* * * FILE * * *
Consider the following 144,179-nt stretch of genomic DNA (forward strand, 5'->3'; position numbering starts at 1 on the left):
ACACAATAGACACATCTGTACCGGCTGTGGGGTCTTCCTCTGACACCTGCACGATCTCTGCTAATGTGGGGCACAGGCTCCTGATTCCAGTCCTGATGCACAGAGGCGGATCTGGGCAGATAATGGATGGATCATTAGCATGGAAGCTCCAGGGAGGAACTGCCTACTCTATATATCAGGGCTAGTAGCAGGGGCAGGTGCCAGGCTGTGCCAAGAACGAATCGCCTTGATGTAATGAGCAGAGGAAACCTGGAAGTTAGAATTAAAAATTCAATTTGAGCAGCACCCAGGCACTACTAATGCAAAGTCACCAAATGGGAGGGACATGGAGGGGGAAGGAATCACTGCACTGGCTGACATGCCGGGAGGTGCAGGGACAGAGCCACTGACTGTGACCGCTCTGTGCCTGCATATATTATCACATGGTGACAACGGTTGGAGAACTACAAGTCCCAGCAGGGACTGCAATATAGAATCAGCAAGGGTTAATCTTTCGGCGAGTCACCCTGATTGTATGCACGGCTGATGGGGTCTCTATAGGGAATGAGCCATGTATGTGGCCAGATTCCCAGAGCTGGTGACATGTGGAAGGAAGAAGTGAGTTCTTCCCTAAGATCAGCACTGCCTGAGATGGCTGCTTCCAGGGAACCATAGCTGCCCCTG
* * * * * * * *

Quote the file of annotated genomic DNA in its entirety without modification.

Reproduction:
Consider the following 144,179-nt stretch of genomic DNA (forward strand, 5'->3'; position numbering starts at 1 on the left):
ACACAATAGACACATCTGTACCGGCTGTGGGGTCTTCCTCTGACACCTGCACGATCTCTGCTAATGTGGGGCACAGGCTCCTGATTCCAGTCCTGATGCACAGAGGCGGATCTGGGCAGATAATGGATGGATCATTAGCATGGAAGCTCCAGGGAGGAACTGCCTACTCTATATATCAGGGCTAGTAGCAGGGGCAGGTGCCAGGCTGTGCCAAGAACGAATCGCCTTGATGTAATGAGCAGAGGAAACCTGGAAGTTAGAATTAAAAATTCAATTTGAGCAGCACCCAGGCACTACTAATGCAAAGTCACCAAATGGGAGGGACATGGAGGGGGAAGGAATCACTGCACTGGCTGACATGCCGGGAGGTGCAGGGACAGAGCCACTGACTGTGACCGCTCTGTGCCTGCATATATTATCACATGGTGACAACGGTTGGAGAACTACAAGTCCCAGCAGGGACTGCAATATAGAATCAGCAAGGGTTAATCTTTCGGCGAGTCACCCTGATTGTATGCACGGCTGATGGGGTCTCTATAGGGAATGAGCCATGTATGTGGCCAGATTCCCAGAGCTGGTGACATGTGGAAGGAAGAAGTGAGTTCTTCCCTAAGATCAGCACTGCCTGAGATGGCTGCTTCCAGGGAACCATAGCTGCCCCTG